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Looking for Next Leaders Among Women of Color

ED GORDON, host:

From NPR News this is NEWS AND NOTES. I'm Ed Gordon.

Today concludes the Third Annual Women of Color Conference at Spelman College in Atlanta. The focus this year is on how women of color can build bridges and leadership both at home and abroad. Two of the driving forces behind the conference are Jane Smith, Executive Director of the Spelman College Center for Leadership and Civic Engagement, and Beverly Daniel Tatum, President of Spelman College.

Ms. BEVERLY DANIEL TATUM (President, Spelman College): Spelman has been celebrating a 125 years of educating women who change the world, and leadership development is key to what we do. Certainly, The Center for Leadership and Civic Engagement is an integral part of our vision and we wanted to have a conference, that would essentially, bring our expertise on leadership development to the wider world, and bring wider world to our campus.

So we're very excited about the international focus that this year's conference will have.

GORDON: Ms. Smith, here's what interesting about the conference. We hear so much about the misogynistic nature of our world today. I would suspect a conference like this, in your mind, is vital?

Ms. JANE SMITH (Executive Director, Spelman College Center for Leadership and Civic Engagement): Oh, it is so vital. Women of color at an African American women's intuition allows us to have conversations about skill sets, that people of color and in this case women in particular, have as we address the very difficult times around us, globally. Very important.

GORDON: Talk to us about, president, if you will, some of the issues that you will tackle during the two-day conference.

Ms. TATUM: We are very excited to be focusing on global issues. We will be having with us, the Minister of Gender and Development from Liberia, Minister Gayflor. We are excited to have with us the U.S. Treasurer, Anna Cabral; and we are going to be featuring Honorable Shirley Franklin, the mayor of the city of Atlanta, who has an international reach; Andrew Young, former U.S. Ambassador. We are just very excited about the lineup of folks who will be with us, who will be helping us think about global issues and the ways in which women of color can connect with one another to solve those problems.

GORDON: Jane Smith, here is what is also interesting. I have a 12-year old daughter, so I try to remain steeped in all of what is moving women and young girls forward. Even in today's time, it is so very important for us to make sure that African American girls, in particular, understand that they have the wherewithal to be in leadership positions. Often I think, we assume that they believe that, because we have moved forward in today's times--but that isn't always the case.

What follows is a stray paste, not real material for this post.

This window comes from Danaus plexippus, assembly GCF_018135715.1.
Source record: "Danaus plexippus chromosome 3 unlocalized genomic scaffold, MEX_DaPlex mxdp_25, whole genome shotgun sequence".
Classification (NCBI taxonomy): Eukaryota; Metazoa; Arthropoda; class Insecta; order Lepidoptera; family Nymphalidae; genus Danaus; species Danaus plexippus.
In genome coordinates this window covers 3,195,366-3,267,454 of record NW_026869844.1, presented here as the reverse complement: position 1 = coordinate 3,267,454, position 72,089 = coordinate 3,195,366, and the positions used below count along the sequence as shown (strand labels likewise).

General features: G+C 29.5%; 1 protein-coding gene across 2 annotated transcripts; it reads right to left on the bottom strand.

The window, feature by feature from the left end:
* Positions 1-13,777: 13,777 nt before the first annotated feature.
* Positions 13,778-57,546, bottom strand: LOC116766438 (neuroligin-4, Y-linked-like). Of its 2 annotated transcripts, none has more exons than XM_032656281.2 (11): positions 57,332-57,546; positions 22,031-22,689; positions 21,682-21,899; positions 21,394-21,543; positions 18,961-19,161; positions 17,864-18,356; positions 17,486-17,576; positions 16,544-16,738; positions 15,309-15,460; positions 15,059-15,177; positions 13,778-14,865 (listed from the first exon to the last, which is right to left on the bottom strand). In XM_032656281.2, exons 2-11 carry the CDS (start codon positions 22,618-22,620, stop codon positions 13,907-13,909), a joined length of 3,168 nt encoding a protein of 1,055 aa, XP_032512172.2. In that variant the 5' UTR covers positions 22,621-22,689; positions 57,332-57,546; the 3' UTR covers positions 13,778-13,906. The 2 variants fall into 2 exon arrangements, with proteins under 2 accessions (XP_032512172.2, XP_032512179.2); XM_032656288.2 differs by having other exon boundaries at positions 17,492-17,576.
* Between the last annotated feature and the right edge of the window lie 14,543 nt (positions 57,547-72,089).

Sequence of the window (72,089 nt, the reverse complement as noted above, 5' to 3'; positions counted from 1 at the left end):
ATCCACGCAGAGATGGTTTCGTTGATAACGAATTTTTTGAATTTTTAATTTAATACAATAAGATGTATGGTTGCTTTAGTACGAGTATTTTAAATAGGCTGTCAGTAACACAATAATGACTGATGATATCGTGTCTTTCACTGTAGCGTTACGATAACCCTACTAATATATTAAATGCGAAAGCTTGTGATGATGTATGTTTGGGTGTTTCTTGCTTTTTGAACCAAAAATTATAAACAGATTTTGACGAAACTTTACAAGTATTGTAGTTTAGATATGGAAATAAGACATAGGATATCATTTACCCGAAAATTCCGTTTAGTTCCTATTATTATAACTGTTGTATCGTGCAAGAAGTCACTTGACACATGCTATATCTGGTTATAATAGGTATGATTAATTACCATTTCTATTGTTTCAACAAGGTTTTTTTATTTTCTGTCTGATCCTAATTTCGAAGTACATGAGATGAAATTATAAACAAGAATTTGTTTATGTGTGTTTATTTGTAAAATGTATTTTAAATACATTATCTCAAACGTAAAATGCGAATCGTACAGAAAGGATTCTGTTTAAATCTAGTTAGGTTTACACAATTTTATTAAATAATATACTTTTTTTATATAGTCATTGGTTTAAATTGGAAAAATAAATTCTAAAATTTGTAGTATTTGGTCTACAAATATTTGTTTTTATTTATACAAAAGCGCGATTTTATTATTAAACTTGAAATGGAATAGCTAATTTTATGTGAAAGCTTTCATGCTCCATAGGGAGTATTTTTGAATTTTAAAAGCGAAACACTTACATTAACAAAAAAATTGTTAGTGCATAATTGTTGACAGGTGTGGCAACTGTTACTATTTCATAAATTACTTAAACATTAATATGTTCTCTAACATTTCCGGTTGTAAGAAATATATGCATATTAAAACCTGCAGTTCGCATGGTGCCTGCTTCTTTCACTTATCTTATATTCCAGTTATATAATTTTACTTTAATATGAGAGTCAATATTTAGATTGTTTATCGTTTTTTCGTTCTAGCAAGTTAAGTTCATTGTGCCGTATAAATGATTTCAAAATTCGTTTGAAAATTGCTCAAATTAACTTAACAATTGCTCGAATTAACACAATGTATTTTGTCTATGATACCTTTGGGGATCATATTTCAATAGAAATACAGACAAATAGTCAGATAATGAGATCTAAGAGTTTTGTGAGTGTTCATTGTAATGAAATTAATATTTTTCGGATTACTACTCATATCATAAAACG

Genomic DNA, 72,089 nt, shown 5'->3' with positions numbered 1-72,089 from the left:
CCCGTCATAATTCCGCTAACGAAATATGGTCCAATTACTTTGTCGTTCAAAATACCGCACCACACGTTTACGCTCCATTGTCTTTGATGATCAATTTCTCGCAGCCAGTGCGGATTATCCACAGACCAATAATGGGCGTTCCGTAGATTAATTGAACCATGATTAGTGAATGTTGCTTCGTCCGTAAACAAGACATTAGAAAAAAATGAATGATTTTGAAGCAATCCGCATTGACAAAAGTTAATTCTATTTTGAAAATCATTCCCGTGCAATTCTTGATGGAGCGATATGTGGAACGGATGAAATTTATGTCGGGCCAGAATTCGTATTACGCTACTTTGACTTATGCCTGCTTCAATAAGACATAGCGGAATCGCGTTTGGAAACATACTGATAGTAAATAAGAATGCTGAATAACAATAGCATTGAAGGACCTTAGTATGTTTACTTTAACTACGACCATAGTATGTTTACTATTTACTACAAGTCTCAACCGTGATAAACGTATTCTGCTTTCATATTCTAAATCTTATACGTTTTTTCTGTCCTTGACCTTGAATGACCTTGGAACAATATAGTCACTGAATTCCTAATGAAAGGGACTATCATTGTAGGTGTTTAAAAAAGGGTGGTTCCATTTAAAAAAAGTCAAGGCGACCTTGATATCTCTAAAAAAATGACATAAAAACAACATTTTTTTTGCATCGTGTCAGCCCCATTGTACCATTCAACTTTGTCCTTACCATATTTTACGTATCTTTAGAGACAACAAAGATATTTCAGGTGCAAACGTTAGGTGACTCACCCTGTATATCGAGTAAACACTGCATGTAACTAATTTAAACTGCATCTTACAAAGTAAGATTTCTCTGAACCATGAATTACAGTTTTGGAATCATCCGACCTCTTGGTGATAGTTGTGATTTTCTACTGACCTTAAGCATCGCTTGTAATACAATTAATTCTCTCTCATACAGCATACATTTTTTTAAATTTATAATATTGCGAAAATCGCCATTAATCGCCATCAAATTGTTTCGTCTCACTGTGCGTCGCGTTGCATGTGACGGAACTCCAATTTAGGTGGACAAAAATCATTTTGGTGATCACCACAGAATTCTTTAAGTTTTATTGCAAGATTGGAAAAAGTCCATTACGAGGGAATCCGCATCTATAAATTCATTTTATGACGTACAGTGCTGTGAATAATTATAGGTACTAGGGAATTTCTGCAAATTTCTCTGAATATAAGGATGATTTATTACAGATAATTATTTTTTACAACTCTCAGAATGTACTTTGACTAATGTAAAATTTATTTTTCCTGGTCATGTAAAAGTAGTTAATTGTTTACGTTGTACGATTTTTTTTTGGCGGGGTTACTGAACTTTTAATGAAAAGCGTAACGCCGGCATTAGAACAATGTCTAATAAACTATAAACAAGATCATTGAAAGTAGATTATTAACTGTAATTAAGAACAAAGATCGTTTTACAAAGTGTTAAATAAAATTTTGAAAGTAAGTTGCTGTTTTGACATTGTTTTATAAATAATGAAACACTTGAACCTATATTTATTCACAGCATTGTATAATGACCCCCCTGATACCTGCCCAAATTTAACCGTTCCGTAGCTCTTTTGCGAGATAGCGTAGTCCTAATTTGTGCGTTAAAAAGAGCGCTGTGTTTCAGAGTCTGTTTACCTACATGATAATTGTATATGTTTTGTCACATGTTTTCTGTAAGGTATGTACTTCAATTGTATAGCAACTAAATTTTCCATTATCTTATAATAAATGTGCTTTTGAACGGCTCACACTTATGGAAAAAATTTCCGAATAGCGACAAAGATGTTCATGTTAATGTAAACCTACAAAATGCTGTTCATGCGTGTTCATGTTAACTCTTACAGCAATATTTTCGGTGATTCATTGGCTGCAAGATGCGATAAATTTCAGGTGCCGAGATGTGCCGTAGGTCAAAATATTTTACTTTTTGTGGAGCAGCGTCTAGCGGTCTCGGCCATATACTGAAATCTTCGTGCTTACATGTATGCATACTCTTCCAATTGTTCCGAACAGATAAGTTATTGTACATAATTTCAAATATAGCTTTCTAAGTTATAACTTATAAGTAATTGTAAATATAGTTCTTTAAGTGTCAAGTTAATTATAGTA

Ms. SMITH: Oh, no, it isn't. And that's why it is important to have role models presented in the history that we teach in the school, as well as in our communities and the celebrations of who we are and in our homes. Because young women have to understand, as long as we have disparities around gender, and then in this case gender and race, that they are as smart and can do as well as other girls.

GORDON: I want to talk a little bit about a study that you all shepherded looking at leadership in relation to black women--not only the abilities, but how the world sees the ability of females to lead. Madam president, let me ask you again about why you decided to do this?

Ms. TATUM: Every year when we have our conference, we always like to do a survey in anticipation of it, as a way of identifying what our constituents--broadly defined--are thinking about the issues that will be focused on. And this particular survey, focuses on the role that bridge-building plays in terms of U.S. leadership, and our ability to solve some of the global issues--whether it's the war in Iraq, issues related to the economy. We really wanted to have our finger on the pulse of what people are thinking. And the results, I think, have been very informative, and we look forward to discussing the results with our participants at the conference.